Before intermission the women of Master Pedro’s troupe insist on showing the audience the feminine side of love in the second half, which is all very well for getting the audience excited for the next play but has troubling implications once you consider the play they actually present.


The third and longest play, Whether You Like it or Not, is certainly well-acted; but the script itself maintains a questionable double standard between what is acceptable for men and women to do in the name of love, and the lack of any substantial response on the part of the production is even more concerning.

Federico, a nobleman from Naples, has spent some time at the home of Alberto in Hungary on a diplomatic mission between the two states. Federico’s charm and good looks have forced Alberto to keep his sister Finea and Federico separated the entire visit, so Federico has never even seen Finea. Finea, however, falls in love with Federico while spying on him, despite the fact that they have never spoken let alone the fact that she has already committed a major breach of trust between them. Once Federico leaves, Finea decides to disguise herself as a man and follow him back to Naples, with only the skimpiest of plans for winning Federico over.

There are a few obstacles: firstly Federico is only vaguely aware that Finea exists; he is already in a loving relationship with a noblewoman back in Naples; Finea cannot reasonably expect Federico to fall in love with her if he thinks she’s a man; and her surprise disappearance from her brother’s house leads him to believe that Federico kidnapped her, causing even more diplomatic strain between the two nations and completely negating the benefits of Federico’s trip to Hungary in the first place.

The real issue with this play is not that Finea is an awful person (though she undoubtedly is by modern standards); since this script is over 350 years old and was written by a Catholic monk, an unflattering portrayal of women is practically to be expected. The problem is that the production doesn’t take enough of a stance on this aspect of the script, which clearly hasn’t aged well. Karen Knox performs the role of Finea with great energy and takes on the ‘breeches’ role admirably – as ‘Celio,’ Finea’s male alter ego, she speaks with a grounded, lower voice, and her physicality is muted and typically masculine. As Finea, however, her announcement to her trusted servant that she’s in love at the beginning of the play is as follows: “I’m a woman in love and I’ll do whatever it takes to get my man!” This line is delivered completely whole-heartedly, and her voice becomes shrill and high-pitched. Later on while in conversation with a male character she rolls her eyes while claiming that pleasing a man is the most important thing for a woman (or something along those lines), but it’s not enough. Indeed, Finea’s actions lead to Federico losing the woman he loves as well as being accused by the King of Naples as well as Alberto that he has kidnapped a woman he has never even met, quite literally driving him to the point of breakdown. Finea’s punishment in the end? She is given to Federico to marry as a “reward for her resourcefulness and cunning.”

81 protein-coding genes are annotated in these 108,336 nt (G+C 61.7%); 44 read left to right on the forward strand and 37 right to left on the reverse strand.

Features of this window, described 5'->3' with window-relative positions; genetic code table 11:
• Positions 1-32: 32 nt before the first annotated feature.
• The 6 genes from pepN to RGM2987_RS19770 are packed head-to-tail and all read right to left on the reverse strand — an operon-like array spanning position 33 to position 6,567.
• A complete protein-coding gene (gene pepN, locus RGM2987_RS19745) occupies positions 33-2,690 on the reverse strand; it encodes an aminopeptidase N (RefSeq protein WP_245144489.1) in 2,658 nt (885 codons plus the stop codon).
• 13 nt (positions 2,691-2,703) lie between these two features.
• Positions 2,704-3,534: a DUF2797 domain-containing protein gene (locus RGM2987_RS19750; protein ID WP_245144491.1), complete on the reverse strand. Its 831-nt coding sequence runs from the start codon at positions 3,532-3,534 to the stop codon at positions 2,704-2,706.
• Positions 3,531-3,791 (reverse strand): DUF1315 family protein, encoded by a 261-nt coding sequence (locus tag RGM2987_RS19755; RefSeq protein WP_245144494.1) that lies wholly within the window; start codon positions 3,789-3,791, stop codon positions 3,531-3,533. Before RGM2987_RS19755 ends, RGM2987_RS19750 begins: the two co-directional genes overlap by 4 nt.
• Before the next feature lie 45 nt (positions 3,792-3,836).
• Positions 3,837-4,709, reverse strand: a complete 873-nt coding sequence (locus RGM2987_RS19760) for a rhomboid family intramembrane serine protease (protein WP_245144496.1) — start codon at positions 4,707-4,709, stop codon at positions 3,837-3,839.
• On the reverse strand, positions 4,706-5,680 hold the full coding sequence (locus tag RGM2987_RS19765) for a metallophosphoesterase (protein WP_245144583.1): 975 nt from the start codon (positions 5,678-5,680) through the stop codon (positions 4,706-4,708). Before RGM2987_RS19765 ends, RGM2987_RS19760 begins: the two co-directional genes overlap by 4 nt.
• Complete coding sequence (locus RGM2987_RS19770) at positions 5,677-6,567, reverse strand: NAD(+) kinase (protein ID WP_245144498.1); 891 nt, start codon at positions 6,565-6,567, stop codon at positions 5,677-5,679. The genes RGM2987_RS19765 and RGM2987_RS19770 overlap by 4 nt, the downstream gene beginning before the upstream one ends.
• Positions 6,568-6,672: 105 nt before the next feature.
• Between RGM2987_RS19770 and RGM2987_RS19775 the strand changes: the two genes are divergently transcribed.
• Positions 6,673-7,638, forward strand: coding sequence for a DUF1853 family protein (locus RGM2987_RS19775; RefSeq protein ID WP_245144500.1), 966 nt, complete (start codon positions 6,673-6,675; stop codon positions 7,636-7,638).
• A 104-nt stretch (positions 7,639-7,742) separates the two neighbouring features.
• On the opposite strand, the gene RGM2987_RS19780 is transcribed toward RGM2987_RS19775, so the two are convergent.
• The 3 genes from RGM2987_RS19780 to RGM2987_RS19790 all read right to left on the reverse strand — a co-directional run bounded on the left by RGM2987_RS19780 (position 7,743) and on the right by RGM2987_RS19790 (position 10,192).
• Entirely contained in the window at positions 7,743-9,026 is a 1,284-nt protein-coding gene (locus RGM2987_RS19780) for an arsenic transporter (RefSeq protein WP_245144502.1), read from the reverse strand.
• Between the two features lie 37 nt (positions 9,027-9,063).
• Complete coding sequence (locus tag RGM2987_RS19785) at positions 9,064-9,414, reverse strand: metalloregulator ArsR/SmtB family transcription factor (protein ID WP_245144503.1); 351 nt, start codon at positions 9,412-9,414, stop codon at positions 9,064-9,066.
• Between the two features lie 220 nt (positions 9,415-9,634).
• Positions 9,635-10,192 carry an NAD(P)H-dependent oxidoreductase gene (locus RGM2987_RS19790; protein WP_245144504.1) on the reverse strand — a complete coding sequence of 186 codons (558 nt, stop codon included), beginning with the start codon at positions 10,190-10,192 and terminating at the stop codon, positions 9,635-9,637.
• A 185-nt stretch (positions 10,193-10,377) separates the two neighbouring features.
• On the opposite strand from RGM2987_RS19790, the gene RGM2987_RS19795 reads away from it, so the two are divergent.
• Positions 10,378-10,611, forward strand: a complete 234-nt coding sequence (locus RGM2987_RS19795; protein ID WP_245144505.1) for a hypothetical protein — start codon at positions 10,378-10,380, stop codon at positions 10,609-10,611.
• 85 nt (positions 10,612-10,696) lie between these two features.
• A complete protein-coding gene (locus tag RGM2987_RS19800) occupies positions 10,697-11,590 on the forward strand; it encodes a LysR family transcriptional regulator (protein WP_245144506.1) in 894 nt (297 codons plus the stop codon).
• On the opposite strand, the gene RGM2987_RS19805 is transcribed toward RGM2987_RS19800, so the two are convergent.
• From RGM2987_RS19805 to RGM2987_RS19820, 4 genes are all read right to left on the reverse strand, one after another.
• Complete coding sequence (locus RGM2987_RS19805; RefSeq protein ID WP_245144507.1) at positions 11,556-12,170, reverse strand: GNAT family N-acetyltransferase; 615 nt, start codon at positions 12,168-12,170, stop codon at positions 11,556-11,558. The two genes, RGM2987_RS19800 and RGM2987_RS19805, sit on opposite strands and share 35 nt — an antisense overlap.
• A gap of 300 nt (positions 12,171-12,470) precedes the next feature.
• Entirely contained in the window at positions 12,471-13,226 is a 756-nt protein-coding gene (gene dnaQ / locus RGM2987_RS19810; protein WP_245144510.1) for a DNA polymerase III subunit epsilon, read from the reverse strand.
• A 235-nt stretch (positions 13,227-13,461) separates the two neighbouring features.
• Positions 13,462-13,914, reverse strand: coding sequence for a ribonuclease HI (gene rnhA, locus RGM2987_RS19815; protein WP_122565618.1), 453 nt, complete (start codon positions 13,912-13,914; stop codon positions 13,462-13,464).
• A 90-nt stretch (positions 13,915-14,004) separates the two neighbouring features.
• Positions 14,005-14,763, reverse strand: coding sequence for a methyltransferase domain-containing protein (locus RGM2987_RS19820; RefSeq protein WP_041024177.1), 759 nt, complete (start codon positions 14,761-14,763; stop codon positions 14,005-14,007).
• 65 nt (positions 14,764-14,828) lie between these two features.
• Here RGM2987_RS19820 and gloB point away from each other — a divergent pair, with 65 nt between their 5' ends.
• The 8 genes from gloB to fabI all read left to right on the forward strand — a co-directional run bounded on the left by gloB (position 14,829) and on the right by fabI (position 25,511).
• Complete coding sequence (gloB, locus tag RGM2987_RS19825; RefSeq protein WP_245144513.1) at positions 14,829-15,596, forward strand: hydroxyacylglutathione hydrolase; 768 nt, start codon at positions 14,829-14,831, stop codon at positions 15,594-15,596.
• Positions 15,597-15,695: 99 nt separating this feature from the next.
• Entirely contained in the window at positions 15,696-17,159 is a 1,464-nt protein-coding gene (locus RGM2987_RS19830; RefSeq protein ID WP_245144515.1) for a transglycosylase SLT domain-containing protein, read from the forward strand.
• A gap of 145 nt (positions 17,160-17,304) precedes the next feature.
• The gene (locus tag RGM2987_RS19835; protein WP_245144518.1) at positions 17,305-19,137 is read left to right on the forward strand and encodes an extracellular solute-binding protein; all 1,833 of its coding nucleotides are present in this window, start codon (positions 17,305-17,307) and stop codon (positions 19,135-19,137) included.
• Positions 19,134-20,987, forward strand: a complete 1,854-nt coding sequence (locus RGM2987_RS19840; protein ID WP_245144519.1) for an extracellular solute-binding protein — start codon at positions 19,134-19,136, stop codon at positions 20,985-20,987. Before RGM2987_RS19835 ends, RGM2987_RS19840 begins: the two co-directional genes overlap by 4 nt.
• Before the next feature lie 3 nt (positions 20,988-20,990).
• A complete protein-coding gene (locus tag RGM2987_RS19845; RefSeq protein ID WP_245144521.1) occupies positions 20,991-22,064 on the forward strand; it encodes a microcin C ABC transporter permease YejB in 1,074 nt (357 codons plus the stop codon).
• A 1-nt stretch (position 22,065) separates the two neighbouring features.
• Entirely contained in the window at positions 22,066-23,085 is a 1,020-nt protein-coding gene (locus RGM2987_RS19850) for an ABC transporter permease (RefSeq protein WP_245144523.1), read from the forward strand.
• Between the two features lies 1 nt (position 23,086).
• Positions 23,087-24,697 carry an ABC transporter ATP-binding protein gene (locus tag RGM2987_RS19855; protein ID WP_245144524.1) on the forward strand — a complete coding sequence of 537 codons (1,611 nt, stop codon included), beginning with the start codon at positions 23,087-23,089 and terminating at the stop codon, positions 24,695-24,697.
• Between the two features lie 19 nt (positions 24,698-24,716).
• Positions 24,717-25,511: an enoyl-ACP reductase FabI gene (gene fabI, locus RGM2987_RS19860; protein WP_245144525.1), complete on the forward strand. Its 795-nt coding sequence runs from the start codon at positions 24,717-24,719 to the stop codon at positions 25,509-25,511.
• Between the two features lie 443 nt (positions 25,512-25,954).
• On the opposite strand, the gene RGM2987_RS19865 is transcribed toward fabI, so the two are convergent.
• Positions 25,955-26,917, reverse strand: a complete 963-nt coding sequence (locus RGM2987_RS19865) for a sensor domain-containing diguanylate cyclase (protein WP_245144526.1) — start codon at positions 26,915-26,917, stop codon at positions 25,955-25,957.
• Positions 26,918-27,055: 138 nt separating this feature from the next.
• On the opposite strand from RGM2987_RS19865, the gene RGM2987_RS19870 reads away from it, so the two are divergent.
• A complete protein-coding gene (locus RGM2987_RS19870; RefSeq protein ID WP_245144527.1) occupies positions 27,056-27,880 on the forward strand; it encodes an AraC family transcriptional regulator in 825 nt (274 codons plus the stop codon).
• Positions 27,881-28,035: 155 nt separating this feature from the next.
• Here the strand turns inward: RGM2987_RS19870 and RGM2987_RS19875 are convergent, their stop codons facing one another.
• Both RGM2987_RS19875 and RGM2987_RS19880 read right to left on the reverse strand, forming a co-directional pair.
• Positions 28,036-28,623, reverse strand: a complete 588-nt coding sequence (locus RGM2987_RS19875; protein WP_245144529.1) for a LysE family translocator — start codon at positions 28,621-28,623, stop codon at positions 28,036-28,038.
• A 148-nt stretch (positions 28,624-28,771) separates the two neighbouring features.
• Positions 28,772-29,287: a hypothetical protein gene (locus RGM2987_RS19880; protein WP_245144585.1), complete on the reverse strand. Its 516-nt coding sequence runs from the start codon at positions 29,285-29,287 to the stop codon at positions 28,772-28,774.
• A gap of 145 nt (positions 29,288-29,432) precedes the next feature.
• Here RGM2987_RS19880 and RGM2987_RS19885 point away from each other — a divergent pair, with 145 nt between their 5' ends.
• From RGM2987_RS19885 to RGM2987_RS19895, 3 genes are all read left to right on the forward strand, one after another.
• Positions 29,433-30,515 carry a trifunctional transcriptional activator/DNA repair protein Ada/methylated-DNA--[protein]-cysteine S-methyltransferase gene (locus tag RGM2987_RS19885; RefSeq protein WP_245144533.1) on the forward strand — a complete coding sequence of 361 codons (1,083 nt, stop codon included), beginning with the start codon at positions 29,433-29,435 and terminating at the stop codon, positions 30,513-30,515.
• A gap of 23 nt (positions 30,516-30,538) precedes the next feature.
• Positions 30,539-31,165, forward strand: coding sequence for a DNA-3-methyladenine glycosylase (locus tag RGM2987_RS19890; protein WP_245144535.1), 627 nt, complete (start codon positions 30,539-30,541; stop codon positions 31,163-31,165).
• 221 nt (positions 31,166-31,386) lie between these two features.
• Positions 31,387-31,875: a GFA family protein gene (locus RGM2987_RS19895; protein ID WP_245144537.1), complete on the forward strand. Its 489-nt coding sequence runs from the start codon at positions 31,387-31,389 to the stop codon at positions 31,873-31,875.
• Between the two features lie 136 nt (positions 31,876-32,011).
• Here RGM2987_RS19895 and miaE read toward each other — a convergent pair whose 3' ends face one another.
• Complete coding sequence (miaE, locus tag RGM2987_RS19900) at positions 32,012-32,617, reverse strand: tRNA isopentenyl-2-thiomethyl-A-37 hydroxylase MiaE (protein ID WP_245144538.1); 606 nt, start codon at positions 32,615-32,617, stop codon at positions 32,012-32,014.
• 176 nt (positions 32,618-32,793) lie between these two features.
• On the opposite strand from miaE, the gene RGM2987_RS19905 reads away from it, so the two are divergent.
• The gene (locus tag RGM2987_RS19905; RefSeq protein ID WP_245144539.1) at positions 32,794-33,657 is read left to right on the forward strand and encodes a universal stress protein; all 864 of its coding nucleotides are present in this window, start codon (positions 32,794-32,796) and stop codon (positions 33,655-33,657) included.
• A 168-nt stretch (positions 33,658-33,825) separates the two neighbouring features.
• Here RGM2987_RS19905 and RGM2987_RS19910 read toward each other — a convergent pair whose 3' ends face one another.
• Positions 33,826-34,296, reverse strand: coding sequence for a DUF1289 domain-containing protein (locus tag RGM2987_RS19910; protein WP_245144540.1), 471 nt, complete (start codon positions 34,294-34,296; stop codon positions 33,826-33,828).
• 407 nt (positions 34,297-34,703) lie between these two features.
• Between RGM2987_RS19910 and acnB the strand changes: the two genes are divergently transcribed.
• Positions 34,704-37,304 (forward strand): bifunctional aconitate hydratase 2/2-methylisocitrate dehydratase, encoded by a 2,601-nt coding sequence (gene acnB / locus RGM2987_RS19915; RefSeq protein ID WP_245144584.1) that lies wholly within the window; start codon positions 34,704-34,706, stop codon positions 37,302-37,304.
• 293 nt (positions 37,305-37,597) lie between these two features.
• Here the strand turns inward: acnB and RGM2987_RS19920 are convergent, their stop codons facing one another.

I can see this script working in a Brechtian context where moral lessons are the goal, but as a silly bawdy comedy this play is more frustrating than entertaining. The acting, at least, is quite good, especially Mark Huisman as Federico and Chandel Gambles as his Neapolitan lady love Florela, as well as Knox’s Finea/Celio. Sadly there is no trace of Master Pedro’s troupe in this half of the show, and it is this lack of cohesion with the other  plays which is its main pitfall.


The Things We Do for Love is an imaginative, energetic, and lengthy romp; however in trying to include a wide variety of Spanish plays in one evening, Odyssey Theatre keeps the only real link between them as ‘Spanish,’ which by nature of Odyssey’s artistic mandate is fairly well stripped away by placing them in the world of mask and commedia. While this show is certainly enjoyable, it is not, perhaps, the best example of an evening of Spanish theatre.



The Things We Do for Love: An Evening of Spanish Theatre


Saving Melisendra, adapted by Laurie Steven from Miguel Cervantes’ Don Quixote

The Love of Don Perlimplin and Belisa in the Garden, adapted by Laurie Steven from the Spanish original by Federico García Lorca

Whether You Like it or Not, translated and reconstructed by José Ruano de la Haza from the Spanish original by Tirso de Molina


Directed by Laurie Steven

Set Design by Marcelo Donato

Costume Design by Naomi Fontaine

Mask Design/Construction by Jerrard Smith

Mask on Stick Design by Clelia Scala

Puppet Design and Coaching by John Nolan and Kathy MacLellan

Lighting Design by Ron Ward

Music Direction by John Armstrong

Fight Choreography by Mark Huisman

Choreography by Marie-Nathalie Lacoursière


Starring: (In alphabetical order): William Beddoe, Dana Fradkin, Chandel Gambles, Mark Huisman, Karen Knox, Matthew Lawrence, Scott McCulloch, John Nolan, Alan K. Sapp


Stage Manager: Barry Cook

Production Manager: Gordon Mitchell

Production Assistant/

Apprentice Stage Manager: Meghan Froebelius

Head of Props: Ashley Proulx

Milliner/Wardrobe Manager: Erin Whitney

Cutter & Pattern Maker: Susana Vera

Seamstresses: Lisa Lurette, Mirielle Tremblay, Daniel Séuin, Sandra Chirico, Deborah Adams

Technician: James Richardson

Security: Ahmed Osman


Youth Apprentices: Mackenzie Breeze Bone, Conor Bradshaw, Alec Cuillerier, Natasha Kruse, Erich Margulis, Jacqueline Morrison, Janani Suthan


Ian Huffam